I’m a sentimental creature. I love old notebooks, drawings from the third grade, letters given long ago, and my dad’s old sweaters. I also love reminiscing on times past, and sometimes that includes stories that completely captivated me that I was told but didn’t actually experience.
I remember sitting at the dinner table when I was a little elementary schooler, living vicariously through the stories my older siblings recounted about their youth group experiences. They were at the church a lot. It’s where their best friends were. It’s where they went to play Nukem and volunteer their time cleaning out old fridges. It’s where my sister sang on the worship team with the guy she would marry. It wasn’t just a place where they knew a few people and attended Sunday mornings and Wednesday nights. They lived life together. They encouraged and loved each other. It was also one of the most spiritually enriching times of their lives.
I’ve always dreamed of really experiencing that for myself, but I feel like my experience has always fallen short of the picture I have in my mind of what Biblical community is supposed to look like.
Acts 2:42-47 gives a clear picture of what true Biblical community is:
And they devoted themselves to the apostles’ teaching and the fellowship, to the breaking of bread and the prayers. And awe came upon every soul, and many wonders and signs were being done through the apostles. And all who believed were together and had all things in common. And they were selling their possessions and belongings and distributing the proceeds to all, as any had need. And day by day, attending the temple together and breaking bread in their homes, they received their food with glad and generous hearts, praising God and having favor with all the people. And the Lord added to their number day by day those who were being saved.
These people were eating together, they were supporting each other and giving to one another. They were truly loving each other.
I recently spent five weeks at a camp for urban youth called Kids Across America, and I experienced something that I feel was similar to the Acts passage and the youth group tales I grew up listening to. First of all, we didn’t have our phones. When things got hard, and they definitely did, we couldn’t call home and talk to our friends and family. We only had each other, and we had to rely on each other and be vulnerable with each other. On top of that, we were working alongside each other to further the Gospel, and anytime that’s happening, your relationship is going to deepen dramatically. Even the first week I came to camp, people were already showing me incredible generosity. I forgot a pillow and a blanket (I know, I can’t believe myself) and within the first day two different people let me use what I needed without me asking them. If you ever needed anything, some one would give it to you without hesitation. It was pretty incredible.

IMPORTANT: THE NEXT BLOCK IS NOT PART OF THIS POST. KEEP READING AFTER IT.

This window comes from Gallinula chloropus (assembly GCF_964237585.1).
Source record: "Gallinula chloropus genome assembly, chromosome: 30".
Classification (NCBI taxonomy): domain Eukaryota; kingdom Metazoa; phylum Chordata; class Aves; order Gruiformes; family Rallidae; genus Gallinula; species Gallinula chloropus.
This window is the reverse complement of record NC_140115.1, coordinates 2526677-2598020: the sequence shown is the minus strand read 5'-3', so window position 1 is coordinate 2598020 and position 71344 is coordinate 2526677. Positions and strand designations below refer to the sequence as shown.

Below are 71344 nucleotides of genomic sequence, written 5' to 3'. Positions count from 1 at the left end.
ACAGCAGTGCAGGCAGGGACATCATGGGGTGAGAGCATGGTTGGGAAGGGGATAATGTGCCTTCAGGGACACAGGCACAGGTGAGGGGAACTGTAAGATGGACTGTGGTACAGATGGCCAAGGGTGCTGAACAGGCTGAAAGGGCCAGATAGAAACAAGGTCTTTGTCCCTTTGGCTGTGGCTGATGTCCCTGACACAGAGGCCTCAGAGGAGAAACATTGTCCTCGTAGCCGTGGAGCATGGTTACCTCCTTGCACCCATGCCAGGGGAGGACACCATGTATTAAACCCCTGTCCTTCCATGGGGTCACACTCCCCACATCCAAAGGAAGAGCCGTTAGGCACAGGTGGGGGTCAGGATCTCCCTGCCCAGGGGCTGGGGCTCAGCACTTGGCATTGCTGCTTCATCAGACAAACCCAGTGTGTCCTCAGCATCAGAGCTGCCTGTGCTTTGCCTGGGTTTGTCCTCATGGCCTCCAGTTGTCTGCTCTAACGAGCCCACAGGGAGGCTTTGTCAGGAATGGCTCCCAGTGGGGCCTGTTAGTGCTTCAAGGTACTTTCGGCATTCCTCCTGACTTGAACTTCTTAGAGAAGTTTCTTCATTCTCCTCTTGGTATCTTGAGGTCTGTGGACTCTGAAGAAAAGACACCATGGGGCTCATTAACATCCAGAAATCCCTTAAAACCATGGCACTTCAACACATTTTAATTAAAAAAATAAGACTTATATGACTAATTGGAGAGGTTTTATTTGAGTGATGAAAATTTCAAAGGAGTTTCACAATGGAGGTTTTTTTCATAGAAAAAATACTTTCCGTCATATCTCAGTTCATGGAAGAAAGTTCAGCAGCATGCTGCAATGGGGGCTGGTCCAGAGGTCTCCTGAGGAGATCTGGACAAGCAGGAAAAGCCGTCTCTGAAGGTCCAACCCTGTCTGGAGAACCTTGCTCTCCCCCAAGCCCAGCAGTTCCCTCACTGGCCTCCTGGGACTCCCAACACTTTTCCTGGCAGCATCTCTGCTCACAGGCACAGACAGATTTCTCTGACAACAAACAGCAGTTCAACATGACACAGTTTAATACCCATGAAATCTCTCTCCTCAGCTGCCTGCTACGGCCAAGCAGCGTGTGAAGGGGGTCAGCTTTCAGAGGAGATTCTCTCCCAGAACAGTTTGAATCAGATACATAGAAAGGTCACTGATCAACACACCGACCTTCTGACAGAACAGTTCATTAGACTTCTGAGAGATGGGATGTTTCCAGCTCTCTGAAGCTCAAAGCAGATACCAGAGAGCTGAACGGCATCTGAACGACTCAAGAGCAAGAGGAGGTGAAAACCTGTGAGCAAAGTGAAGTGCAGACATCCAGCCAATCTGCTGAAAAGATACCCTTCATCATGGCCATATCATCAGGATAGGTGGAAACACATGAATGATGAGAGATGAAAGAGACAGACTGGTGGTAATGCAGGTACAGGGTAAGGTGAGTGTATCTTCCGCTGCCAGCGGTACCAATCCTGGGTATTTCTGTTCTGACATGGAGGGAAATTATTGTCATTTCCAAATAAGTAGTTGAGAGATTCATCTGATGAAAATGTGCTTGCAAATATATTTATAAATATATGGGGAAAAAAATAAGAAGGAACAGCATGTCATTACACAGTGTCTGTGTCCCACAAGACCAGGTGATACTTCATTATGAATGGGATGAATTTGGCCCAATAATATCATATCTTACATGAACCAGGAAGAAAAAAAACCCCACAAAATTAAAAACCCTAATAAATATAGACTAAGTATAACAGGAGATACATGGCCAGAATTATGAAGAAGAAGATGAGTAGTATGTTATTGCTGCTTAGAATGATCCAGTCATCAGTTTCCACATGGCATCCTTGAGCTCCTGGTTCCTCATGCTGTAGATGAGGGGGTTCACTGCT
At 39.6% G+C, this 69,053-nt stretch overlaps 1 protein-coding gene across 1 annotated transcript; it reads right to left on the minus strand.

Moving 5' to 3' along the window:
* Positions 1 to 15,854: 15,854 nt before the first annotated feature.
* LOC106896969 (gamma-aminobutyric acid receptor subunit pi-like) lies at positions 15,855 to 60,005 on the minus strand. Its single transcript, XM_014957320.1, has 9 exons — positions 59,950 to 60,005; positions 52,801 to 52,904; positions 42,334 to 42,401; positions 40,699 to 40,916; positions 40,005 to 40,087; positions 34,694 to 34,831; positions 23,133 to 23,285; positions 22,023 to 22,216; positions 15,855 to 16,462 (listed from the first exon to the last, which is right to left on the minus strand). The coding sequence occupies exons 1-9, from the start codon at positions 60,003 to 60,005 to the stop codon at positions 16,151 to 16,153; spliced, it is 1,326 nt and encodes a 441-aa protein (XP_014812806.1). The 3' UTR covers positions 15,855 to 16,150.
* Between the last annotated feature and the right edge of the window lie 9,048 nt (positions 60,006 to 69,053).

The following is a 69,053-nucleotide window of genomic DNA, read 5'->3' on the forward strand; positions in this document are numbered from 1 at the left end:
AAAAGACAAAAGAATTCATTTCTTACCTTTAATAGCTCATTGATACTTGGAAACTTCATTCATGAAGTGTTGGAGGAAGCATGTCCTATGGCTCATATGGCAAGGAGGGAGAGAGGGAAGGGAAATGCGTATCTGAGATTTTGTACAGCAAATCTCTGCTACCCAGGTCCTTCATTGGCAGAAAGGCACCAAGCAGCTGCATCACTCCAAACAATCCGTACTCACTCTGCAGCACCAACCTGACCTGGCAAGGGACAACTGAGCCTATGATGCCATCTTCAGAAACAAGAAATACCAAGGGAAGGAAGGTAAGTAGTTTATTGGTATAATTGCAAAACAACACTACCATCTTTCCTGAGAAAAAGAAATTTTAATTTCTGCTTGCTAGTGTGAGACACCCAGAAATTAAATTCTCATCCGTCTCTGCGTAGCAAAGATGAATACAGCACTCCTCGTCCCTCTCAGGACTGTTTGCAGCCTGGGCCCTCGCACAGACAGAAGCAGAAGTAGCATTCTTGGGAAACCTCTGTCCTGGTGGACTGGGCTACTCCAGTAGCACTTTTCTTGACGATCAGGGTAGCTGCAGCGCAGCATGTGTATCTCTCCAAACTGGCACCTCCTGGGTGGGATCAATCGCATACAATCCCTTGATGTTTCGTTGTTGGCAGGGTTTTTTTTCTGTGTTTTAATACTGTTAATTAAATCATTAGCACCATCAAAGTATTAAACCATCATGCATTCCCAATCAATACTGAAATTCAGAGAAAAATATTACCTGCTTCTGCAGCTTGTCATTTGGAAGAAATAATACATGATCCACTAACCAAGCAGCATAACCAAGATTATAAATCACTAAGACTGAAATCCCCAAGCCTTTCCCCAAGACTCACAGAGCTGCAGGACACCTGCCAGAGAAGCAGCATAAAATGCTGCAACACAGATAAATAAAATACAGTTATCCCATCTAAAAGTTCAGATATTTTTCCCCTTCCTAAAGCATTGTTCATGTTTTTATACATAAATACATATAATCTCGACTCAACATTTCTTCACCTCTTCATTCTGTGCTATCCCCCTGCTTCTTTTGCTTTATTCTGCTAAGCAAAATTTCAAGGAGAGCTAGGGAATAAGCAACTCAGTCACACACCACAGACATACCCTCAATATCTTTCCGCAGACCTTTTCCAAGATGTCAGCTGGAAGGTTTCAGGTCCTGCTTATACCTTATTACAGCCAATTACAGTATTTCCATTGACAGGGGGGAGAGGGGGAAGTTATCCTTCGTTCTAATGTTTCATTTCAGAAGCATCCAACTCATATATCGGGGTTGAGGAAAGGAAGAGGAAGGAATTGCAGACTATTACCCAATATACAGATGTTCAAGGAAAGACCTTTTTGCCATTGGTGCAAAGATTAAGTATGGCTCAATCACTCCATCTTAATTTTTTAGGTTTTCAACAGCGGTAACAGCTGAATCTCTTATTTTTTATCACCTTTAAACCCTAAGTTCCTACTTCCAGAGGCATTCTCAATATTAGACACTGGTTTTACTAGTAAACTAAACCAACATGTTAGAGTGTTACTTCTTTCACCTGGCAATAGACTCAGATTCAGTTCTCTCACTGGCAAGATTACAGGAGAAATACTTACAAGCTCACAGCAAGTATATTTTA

Even though the picturesque youth group tales and my time at camp may seem pretty far fetched, I believe they’re more than just times seen through rose colored glasses. I believe that we can experience it in our churches today. True, authentic, and boundless community. I believe it starts with us. Each individual person and their seeking Christ. It takes initiative and investing time in others. It takes being vulnerable. It takes generosity. Can we do this on our own? No way. It will take a lot of prayer and the Spirit working. But I believe it’s out there and we don’t have to do this show up and put on a pretty face thing. Our community has the power to attract people to the Gospel and the power to strengthen our walk with the Lord and push us forward. As the Church, we should be the most unified and strong example of community out there, and if we can do that, then it will ultimately point people toward the gospel in a way that words can’t.
words by Savannah Cooper and photo by Tianna Munro